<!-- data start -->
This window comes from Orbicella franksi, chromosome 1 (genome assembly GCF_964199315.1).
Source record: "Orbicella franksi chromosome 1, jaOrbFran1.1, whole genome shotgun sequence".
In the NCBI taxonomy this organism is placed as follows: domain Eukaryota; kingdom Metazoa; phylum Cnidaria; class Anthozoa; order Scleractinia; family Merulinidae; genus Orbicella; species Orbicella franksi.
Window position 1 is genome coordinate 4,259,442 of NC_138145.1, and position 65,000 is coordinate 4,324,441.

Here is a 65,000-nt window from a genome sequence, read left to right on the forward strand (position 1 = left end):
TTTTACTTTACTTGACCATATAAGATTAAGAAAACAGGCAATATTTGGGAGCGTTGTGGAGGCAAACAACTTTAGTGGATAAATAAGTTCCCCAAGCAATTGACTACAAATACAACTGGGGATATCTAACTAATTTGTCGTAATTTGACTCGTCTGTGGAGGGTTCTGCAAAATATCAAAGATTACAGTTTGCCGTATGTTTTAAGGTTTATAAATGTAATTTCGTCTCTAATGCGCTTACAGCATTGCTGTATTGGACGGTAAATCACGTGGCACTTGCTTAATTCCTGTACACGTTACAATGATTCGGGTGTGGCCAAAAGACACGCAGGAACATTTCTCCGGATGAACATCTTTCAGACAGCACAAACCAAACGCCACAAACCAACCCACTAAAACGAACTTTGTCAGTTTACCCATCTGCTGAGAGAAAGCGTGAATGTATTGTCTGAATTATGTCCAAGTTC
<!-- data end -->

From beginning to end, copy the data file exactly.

This window comes from Orbicella franksi, chromosome 1 (genome assembly GCF_964199315.1).
Source record: "Orbicella franksi chromosome 1, jaOrbFran1.1, whole genome shotgun sequence".
In the NCBI taxonomy this organism is placed as follows: domain Eukaryota; kingdom Metazoa; phylum Cnidaria; class Anthozoa; order Scleractinia; family Merulinidae; genus Orbicella; species Orbicella franksi.
Window position 1 is genome coordinate 4,259,442 of NC_138145.1, and position 65,000 is coordinate 4,324,441.

Here is a 65,000-nt window from a genome sequence, read left to right on the forward strand (position 1 = left end):
TTTTACTTTACTTGACCATATAAGATTAAGAAAACAGGCAATATTTGGGAGCGTTGTGGAGGCAAACAACTTTAGTGGATAAATAAGTTCCCCAAGCAATTGACTACAAATACAACTGGGGATATCTAACTAATTTGTCGTAATTTGACTCGTCTGTGGAGGGTTCTGCAAAATATCAAAGATTACAGTTTGCCGTATGTTTTAAGGTTTATAAATGTAATTTCGTCTCTAATGCGCTTACAGCATTGCTGTATTGGACGGTAAATCACGTGGCACTTGCTTAATTCCTGTACACGTTACAATGATTCGGGTGTGGCCAAAAGACACGCAGGAACATTTCTCCGGATGAACATCTTTCAGACAGCACAAACCAAACGCCACAAACCAACCCACTAAAACGAACTTTGTCAGTTTACCCATCTGCTGAGAGAAAGCGTGAATGTATTGTCTGAATTATGTCCAAGTTC